Toni Morrison exhorts us to read Ta-Nehisi Coates’ book, Between the World and Me, by just putting it out there: “This is required reading.” The only way I could expand on that perfect direction is to possibly add, “Then, re-read.” I hope over the next many months to come back to Coates’ writing and thinking again and again, but today I focus on his notion of whiteness.
When I first read his words, I went into a prolonged reverie.
These new people are, like us, a modern invention. But unlike us, their new name has no real meaning divorced from the machinery of criminal power. The new people were something else before they were white — Catholic, Corsican, Welsh, Mennonite, Jewish — and if all our national hopes have any fulfillment, then they will have to be something else again. Perhaps they will truly become American and create a nobler basis for their myths.
My writing over the past year has sharpened my childhood memories, adding detail and nuance where little existed for decades. I do not believe that I am fabricating my childhood, but in reconsolidating these recollections, more of their component parts pop up. A story that for years was thematically organized or filed in the box called “crap my mother did,” has been re-filed in a new bin called “how my mother coped.” In the reconsolidated story, new details connect her behavior to her hardships as an orphan and how foreign my childhood was to her.
Another series of stories from my past were encoded in my memory under something likely titled “people on the street.” These people included our nearby neighbors, family friends, my parents’ co-workers, people from our Catholic parish, local merchants, and scores of people, mostly men, who delivered things in carts, wagons, and trucks. Ice, coal, oil, produce — these were all brought to the houses in our poor and working class neighborhood. Ice and oil came in trucks. The ice man did not wear a uniform, but rather had a heavy leather sort of saddle that covered his shoulder and upper back, protecting them from the cold blocks of ice and the sharp tongs they used to lift them. Oil was delivered by men in overalls, blacked by the residue of their deliveries.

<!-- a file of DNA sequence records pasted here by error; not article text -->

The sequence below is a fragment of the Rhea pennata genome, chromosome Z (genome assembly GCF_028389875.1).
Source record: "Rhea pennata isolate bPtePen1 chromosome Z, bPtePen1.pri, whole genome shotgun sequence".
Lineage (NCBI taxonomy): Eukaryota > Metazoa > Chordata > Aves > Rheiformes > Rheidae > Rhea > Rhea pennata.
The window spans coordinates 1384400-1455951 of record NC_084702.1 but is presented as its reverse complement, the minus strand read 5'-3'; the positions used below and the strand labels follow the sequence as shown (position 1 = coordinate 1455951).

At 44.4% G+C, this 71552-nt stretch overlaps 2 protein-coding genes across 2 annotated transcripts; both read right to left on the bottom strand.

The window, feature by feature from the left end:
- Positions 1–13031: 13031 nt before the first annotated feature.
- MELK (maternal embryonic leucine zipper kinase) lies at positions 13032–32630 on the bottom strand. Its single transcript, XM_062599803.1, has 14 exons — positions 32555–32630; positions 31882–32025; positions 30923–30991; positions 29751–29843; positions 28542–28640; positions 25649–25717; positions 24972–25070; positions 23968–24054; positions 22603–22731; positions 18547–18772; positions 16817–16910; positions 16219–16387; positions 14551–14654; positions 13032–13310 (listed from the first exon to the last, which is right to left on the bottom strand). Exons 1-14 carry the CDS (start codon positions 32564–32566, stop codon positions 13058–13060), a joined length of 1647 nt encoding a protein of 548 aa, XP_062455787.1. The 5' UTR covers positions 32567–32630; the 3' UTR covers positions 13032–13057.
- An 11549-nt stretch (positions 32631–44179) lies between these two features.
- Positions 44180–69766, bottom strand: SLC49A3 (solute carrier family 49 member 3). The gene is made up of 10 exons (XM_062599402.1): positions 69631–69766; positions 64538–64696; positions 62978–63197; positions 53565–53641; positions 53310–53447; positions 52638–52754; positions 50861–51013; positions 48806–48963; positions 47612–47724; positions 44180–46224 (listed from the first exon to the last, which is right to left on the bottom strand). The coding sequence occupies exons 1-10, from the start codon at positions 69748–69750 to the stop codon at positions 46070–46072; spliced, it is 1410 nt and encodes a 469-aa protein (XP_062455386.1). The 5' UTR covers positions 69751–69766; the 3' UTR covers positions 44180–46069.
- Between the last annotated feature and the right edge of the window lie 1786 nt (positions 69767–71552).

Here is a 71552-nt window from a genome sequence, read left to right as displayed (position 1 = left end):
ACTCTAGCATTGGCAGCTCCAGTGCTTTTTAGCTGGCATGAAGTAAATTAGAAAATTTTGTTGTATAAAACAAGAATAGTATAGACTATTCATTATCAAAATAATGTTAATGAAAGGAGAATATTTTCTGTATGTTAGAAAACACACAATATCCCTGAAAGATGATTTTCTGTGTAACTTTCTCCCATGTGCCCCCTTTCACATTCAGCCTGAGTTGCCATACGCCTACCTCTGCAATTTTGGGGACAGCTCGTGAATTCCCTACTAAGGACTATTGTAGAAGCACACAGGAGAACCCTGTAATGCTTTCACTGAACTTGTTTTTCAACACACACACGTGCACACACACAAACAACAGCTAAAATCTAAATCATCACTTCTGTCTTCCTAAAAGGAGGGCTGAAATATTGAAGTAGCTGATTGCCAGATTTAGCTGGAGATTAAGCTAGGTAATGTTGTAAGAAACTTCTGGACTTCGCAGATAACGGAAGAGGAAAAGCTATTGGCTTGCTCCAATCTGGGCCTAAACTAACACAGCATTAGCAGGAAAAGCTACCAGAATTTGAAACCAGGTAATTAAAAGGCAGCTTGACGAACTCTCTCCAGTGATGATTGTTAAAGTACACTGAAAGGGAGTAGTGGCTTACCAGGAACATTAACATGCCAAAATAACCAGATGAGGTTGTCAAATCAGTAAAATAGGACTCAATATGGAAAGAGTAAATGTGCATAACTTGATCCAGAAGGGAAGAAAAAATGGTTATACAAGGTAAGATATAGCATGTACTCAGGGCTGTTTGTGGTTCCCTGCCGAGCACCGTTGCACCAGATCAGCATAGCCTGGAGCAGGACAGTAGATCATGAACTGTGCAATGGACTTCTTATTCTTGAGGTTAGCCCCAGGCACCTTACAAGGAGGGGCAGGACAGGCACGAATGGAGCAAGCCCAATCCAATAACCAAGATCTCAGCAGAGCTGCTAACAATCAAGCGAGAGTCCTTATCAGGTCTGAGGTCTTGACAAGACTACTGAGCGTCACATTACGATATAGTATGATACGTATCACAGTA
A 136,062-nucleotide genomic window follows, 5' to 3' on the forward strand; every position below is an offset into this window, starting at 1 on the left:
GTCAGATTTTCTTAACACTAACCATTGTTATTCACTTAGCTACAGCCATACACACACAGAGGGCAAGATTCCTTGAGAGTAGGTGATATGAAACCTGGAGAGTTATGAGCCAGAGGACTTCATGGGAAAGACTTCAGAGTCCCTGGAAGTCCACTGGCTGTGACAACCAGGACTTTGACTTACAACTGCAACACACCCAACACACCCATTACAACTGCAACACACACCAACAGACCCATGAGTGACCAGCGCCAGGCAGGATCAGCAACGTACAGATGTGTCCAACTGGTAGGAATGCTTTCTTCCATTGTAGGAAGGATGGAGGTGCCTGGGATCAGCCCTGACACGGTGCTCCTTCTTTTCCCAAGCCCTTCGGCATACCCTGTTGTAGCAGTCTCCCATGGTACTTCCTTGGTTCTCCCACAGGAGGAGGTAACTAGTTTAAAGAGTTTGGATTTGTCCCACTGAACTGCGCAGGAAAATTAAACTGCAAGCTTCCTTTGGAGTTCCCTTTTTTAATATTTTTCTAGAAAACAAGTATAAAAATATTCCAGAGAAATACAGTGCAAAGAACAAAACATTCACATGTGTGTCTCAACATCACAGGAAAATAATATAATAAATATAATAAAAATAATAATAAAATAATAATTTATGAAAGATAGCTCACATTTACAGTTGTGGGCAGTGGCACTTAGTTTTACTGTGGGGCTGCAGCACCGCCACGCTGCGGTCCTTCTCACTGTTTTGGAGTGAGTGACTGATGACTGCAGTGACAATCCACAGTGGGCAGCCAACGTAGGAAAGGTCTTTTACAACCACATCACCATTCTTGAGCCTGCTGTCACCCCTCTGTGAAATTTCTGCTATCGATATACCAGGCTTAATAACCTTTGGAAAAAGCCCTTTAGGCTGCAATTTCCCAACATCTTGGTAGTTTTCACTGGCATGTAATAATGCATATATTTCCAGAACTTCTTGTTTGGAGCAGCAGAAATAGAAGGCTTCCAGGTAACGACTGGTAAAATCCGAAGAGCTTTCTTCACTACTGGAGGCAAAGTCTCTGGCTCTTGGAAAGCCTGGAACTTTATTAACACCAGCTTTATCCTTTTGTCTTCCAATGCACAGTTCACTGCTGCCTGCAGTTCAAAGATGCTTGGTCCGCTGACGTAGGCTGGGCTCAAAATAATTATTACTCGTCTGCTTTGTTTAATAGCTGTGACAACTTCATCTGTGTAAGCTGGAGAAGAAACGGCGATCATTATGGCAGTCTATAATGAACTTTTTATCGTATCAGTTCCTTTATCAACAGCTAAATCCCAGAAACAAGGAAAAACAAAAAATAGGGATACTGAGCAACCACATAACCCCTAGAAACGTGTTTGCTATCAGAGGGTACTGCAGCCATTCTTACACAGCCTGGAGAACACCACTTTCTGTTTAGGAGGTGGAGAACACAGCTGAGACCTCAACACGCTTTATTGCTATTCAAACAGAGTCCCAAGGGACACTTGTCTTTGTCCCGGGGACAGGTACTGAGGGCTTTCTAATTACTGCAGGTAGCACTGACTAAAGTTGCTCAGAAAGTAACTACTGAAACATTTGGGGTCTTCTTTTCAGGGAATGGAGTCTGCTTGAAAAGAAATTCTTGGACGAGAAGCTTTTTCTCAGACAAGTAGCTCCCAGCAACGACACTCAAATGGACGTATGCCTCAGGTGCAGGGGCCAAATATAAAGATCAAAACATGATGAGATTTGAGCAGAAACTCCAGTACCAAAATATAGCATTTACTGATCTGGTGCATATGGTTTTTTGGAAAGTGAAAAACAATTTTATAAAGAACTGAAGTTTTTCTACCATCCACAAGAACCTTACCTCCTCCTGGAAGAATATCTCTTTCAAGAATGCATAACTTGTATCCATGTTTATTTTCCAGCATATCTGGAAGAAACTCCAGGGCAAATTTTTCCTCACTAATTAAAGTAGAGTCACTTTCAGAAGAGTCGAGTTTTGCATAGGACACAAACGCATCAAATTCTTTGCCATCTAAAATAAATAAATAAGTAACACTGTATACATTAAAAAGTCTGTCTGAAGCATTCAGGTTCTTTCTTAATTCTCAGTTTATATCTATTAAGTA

Coal was at first conveyed by horse-drawn wagon and later open trucks, the crew hanging off the sides of the trucks with their heavy leather buckets over their shoulders or on hooks to their sides. No uniforms for them, but they wore caps imprinted with the supplier’s logo. Produce was also initially brought by wagon, but later it came by trucks with retracting sides so customers could select what they wanted weighed for purchase.
Services also came to us. A small cart — pulled by a mule? A pony? — brought the knife sharpener. A bigger wagon, with at least two horses brought the rag and junk collector. These services seemed to come on a schedule all their own, though. However, I was so young, so I might have merely missed the seasons of their arrival.
We didn’t have a car. We walked or took public transportation, though this would still have been a treat. We didn’t think of ourselves as poor, but as working people. We were Catholic, but in a sort of Russian-Orthodox-Irish-Traveller-Assimilated-Jewish sort of way. But that Catholicism didn’t look different from the Catholicism of our neighbors. We were German, Irish, Polish, Russian. We were different in customs from our Mexican, Lutheran, Baptist, Italian, Black neighbors.
The words of Ta-Nehisi Coates written to his son reminded me powerfully that we were not white then.
That came later. And I recall not liking it.